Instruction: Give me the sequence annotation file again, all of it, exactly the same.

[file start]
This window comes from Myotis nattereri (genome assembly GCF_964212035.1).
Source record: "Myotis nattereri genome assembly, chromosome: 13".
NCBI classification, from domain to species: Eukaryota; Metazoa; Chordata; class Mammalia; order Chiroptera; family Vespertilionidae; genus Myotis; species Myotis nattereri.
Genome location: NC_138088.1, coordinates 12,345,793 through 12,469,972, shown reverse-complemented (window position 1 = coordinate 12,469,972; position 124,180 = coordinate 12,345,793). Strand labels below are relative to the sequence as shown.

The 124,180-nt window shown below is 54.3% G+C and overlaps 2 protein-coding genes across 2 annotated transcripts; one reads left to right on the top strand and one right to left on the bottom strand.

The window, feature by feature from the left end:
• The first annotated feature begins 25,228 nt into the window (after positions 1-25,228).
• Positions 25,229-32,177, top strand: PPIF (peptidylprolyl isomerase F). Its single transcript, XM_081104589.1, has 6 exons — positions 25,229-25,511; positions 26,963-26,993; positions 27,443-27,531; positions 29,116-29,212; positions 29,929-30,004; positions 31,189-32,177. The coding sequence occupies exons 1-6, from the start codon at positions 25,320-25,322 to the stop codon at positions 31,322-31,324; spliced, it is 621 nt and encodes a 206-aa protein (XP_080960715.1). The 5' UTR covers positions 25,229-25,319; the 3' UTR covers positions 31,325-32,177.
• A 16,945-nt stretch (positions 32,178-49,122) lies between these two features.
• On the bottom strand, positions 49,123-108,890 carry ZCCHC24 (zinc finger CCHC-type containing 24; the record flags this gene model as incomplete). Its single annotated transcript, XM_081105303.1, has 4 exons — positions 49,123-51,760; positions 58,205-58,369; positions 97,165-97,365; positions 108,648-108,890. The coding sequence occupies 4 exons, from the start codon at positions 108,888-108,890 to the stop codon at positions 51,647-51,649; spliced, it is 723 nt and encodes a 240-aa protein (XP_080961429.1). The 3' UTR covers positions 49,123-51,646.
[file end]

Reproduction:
This window comes from Myotis nattereri (genome assembly GCF_964212035.1).
Source record: "Myotis nattereri genome assembly, chromosome: 13".
NCBI classification, from domain to species: Eukaryota; Metazoa; Chordata; class Mammalia; order Chiroptera; family Vespertilionidae; genus Myotis; species Myotis nattereri.
Genome location: NC_138088.1, coordinates 12,345,793 through 12,469,972, shown reverse-complemented (window position 1 = coordinate 12,469,972; position 124,180 = coordinate 12,345,793). Strand labels below are relative to the sequence as shown.

The 124,180-nt window shown below is 54.3% G+C and overlaps 2 protein-coding genes across 2 annotated transcripts; one reads left to right on the top strand and one right to left on the bottom strand.

The window, feature by feature from the left end:
• The first annotated feature begins 25,228 nt into the window (after positions 1-25,228).
• Positions 25,229-32,177, top strand: PPIF (peptidylprolyl isomerase F). Its single transcript, XM_081104589.1, has 6 exons — positions 25,229-25,511; positions 26,963-26,993; positions 27,443-27,531; positions 29,116-29,212; positions 29,929-30,004; positions 31,189-32,177. The coding sequence occupies exons 1-6, from the start codon at positions 25,320-25,322 to the stop codon at positions 31,322-31,324; spliced, it is 621 nt and encodes a 206-aa protein (XP_080960715.1). The 5' UTR covers positions 25,229-25,319; the 3' UTR covers positions 31,325-32,177.
• A 16,945-nt stretch (positions 32,178-49,122) lies between these two features.
• On the bottom strand, positions 49,123-108,890 carry ZCCHC24 (zinc finger CCHC-type containing 24; the record flags this gene model as incomplete). Its single annotated transcript, XM_081105303.1, has 4 exons — positions 49,123-51,760; positions 58,205-58,369; positions 97,165-97,365; positions 108,648-108,890. The coding sequence occupies 4 exons, from the start codon at positions 108,888-108,890 to the stop codon at positions 51,647-51,649; spliced, it is 723 nt and encodes a 240-aa protein (XP_080961429.1). The 3' UTR covers positions 49,123-51,646.